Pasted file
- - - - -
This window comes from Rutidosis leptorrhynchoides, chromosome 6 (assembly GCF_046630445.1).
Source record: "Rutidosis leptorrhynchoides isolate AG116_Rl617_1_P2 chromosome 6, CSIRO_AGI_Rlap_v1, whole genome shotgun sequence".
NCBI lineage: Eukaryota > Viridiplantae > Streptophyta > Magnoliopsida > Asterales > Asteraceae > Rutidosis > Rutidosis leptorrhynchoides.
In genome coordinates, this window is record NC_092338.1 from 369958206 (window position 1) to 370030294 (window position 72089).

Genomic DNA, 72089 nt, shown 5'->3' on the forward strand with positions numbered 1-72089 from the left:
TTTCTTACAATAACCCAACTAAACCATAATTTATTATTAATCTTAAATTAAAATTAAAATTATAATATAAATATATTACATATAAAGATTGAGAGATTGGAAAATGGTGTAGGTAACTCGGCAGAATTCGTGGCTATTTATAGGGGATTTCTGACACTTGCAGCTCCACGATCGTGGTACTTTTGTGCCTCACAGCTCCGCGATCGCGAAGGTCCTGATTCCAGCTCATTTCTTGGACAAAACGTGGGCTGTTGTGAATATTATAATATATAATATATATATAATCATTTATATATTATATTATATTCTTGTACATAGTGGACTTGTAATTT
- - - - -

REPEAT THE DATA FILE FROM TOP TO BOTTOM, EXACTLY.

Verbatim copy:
This window comes from Rutidosis leptorrhynchoides, chromosome 6 (assembly GCF_046630445.1).
Source record: "Rutidosis leptorrhynchoides isolate AG116_Rl617_1_P2 chromosome 6, CSIRO_AGI_Rlap_v1, whole genome shotgun sequence".
NCBI lineage: Eukaryota > Viridiplantae > Streptophyta > Magnoliopsida > Asterales > Asteraceae > Rutidosis > Rutidosis leptorrhynchoides.
In genome coordinates, this window is record NC_092338.1 from 369958206 (window position 1) to 370030294 (window position 72089).

Genomic DNA, 72089 nt, shown 5'->3' on the forward strand with positions numbered 1-72089 from the left:
TTTCTTACAATAACCCAACTAAACCATAATTTATTATTAATCTTAAATTAAAATTAAAATTATAATATAAATATATTACATATAAAGATTGAGAGATTGGAAAATGGTGTAGGTAACTCGGCAGAATTCGTGGCTATTTATAGGGGATTTCTGACACTTGCAGCTCCACGATCGTGGTACTTTTGTGCCTCACAGCTCCGCGATCGCGAAGGTCCTGATTCCAGCTCATTTCTTGGACAAAACGTGGGCTGTTGTGAATATTATAATATATAATATATATATAATCATTTATATATTATATTATATTCTTGTACATAGTGGACTTGTAATTT